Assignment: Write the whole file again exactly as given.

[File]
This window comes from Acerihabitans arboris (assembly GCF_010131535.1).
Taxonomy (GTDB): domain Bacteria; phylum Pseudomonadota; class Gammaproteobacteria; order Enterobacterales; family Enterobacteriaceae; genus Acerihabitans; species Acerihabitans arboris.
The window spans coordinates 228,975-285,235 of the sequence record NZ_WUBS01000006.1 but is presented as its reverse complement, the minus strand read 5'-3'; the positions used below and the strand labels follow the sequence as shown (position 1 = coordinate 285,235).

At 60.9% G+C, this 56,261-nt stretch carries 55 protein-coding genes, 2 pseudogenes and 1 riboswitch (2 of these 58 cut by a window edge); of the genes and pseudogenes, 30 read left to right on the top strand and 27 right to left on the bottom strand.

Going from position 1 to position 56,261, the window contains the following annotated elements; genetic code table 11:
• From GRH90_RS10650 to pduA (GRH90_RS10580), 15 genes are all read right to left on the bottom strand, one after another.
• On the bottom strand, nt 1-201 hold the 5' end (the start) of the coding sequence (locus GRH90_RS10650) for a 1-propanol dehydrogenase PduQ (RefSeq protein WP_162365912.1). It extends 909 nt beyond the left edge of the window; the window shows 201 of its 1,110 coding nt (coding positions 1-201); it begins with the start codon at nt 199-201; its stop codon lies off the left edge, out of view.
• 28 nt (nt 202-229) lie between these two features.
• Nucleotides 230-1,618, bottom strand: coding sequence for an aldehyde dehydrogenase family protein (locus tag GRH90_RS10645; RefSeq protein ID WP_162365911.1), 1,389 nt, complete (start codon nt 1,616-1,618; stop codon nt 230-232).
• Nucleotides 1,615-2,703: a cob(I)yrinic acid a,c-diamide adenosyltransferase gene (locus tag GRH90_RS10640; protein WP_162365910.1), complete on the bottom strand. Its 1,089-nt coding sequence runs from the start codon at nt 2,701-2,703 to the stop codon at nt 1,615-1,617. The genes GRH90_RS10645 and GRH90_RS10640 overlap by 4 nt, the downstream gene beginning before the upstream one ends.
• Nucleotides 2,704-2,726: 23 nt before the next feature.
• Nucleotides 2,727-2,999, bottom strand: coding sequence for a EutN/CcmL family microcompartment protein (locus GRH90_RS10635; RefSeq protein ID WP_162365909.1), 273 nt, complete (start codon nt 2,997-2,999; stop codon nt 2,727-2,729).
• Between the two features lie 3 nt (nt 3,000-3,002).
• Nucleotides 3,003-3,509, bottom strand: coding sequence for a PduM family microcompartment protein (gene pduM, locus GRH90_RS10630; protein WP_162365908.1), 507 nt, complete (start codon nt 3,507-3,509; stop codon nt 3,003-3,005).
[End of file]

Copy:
This window comes from Acerihabitans arboris (assembly GCF_010131535.1).
Taxonomy (GTDB): domain Bacteria; phylum Pseudomonadota; class Gammaproteobacteria; order Enterobacterales; family Enterobacteriaceae; genus Acerihabitans; species Acerihabitans arboris.
The window spans coordinates 228,975-285,235 of the sequence record NZ_WUBS01000006.1 but is presented as its reverse complement, the minus strand read 5'-3'; the positions used below and the strand labels follow the sequence as shown (position 1 = coordinate 285,235).

At 60.9% G+C, this 56,261-nt stretch carries 55 protein-coding genes, 2 pseudogenes and 1 riboswitch (2 of these 58 cut by a window edge); of the genes and pseudogenes, 30 read left to right on the top strand and 27 right to left on the bottom strand.

Going from position 1 to position 56,261, the window contains the following annotated elements; genetic code table 11:
• From GRH90_RS10650 to pduA (GRH90_RS10580), 15 genes are all read right to left on the bottom strand, one after another.
• On the bottom strand, nt 1-201 hold the 5' end (the start) of the coding sequence (locus GRH90_RS10650) for a 1-propanol dehydrogenase PduQ (RefSeq protein WP_162365912.1). It extends 909 nt beyond the left edge of the window; the window shows 201 of its 1,110 coding nt (coding positions 1-201); it begins with the start codon at nt 199-201; its stop codon lies off the left edge, out of view.
• 28 nt (nt 202-229) lie between these two features.
• Nucleotides 230-1,618, bottom strand: coding sequence for an aldehyde dehydrogenase family protein (locus tag GRH90_RS10645; RefSeq protein ID WP_162365911.1), 1,389 nt, complete (start codon nt 1,616-1,618; stop codon nt 230-232).
• Nucleotides 1,615-2,703: a cob(I)yrinic acid a,c-diamide adenosyltransferase gene (locus tag GRH90_RS10640; protein WP_162365910.1), complete on the bottom strand. Its 1,089-nt coding sequence runs from the start codon at nt 2,701-2,703 to the stop codon at nt 1,615-1,617. The genes GRH90_RS10645 and GRH90_RS10640 overlap by 4 nt, the downstream gene beginning before the upstream one ends.
• Nucleotides 2,704-2,726: 23 nt before the next feature.
• Nucleotides 2,727-2,999, bottom strand: coding sequence for a EutN/CcmL family microcompartment protein (locus GRH90_RS10635; RefSeq protein ID WP_162365909.1), 273 nt, complete (start codon nt 2,997-2,999; stop codon nt 2,727-2,729).
• Between the two features lie 3 nt (nt 3,000-3,002).
• Nucleotides 3,003-3,509, bottom strand: coding sequence for a PduM family microcompartment protein (gene pduM, locus GRH90_RS10630; protein WP_162365908.1), 507 nt, complete (start codon nt 3,507-3,509; stop codon nt 3,003-3,005).